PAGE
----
19 E X-rays 0 DOS XANES: projected density of state SbSI Sb L 1 I L 1 Absorbance (a.u.) E - E 0 (eV) Total DOS (a.u.) E - E 0 (eV) Total DOS (a.u.) Absorbance (a.u.) Sb L 3 I L 3 2s p 2p p, d (G. Dalba et al., J.of Condensed Matter, 1983)

20 e-e- A B A B B BB EXAFS:phenomenological interpretation Autointerference phenomenon of the outgoing photoelectron with its parts that are backscattered by the neighboring atoms

21 Kr x E (KeV) Atoms Molecules Positive interference Negative interference e-e- Outgoing wave : A A B BA EXAFS:phenomenological interpretation Br 2 XANES Photon energy (eV) x Br 2 kr f smoothly varying in the EXAFS region

22 Scattering phases of the photoelectron B A BA B A B A x B A R

23 1) Inelastic scattering effect:Electron mean free path 2) Thermal disorder: Standard EXAFS formula XAFS formula Approximations

24 EXAFS formula For several coordination shells: Interatomic distanceCoordination number Debye Waller factor From ab-initio calculations or from reference compounds 0 1 st 2 nd 3 rd Coordination shells R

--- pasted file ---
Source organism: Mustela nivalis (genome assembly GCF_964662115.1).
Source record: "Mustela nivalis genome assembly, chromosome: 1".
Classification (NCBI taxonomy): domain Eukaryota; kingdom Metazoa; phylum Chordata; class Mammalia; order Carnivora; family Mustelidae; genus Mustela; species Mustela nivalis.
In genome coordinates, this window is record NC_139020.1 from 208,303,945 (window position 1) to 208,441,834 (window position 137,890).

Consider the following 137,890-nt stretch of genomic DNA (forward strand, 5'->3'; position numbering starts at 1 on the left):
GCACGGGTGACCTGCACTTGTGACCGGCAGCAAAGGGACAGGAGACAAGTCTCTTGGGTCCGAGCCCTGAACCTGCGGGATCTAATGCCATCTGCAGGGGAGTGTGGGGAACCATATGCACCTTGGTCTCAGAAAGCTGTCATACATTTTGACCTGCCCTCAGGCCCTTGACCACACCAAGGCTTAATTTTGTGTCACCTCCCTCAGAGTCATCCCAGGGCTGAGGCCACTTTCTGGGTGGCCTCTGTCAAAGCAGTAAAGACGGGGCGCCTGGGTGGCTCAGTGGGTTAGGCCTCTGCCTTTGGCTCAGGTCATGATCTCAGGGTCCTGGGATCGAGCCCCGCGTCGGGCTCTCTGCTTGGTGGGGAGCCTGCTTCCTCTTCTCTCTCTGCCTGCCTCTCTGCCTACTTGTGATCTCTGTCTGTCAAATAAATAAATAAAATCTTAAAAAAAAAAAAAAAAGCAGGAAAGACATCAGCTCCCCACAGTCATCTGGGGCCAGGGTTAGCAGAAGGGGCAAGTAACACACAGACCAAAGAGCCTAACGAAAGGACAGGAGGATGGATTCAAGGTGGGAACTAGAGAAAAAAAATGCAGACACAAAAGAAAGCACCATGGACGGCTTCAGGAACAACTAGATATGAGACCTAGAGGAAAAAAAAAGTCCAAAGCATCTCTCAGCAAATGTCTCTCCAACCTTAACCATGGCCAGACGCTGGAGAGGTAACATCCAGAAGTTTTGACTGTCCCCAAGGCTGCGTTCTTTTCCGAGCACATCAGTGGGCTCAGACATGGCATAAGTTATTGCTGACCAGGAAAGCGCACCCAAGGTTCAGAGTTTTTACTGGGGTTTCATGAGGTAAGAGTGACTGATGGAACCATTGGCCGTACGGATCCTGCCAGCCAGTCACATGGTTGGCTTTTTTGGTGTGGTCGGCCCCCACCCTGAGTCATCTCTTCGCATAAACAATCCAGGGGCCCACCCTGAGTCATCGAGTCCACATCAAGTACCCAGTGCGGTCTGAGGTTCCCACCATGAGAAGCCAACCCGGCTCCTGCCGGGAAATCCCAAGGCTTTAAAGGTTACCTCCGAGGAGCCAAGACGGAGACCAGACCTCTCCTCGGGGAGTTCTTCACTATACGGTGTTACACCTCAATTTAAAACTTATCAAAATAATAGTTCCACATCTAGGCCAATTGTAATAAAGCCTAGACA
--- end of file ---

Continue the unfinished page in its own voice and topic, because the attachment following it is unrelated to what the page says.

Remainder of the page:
25 Multiple scattering XANES: multiple scattering processes EXAFS: single scattering processes R

26 B A Single scattering Double scattering Triple scattering R AB A B C A B C A B C C

27 Experiment SiK-edge in c-Si Absorption Energy E-E F (eV) Comparison between the experimental Si K-edge XAFS for c-Si and calculations carried out with the FEFF code. The total multiple scattering in the first 8 shells around the absorption atom have been considered. 0 is the atomic absorption coefficient. Multiple scattering


Download ppt "Transmission MATTER Scattering Compton Thomson Photoelectric absorption Pair production > 1M eV X-rays Interaction X-rays - Matter Decay processes Fluorescence."

Similar presentations


Ads by Google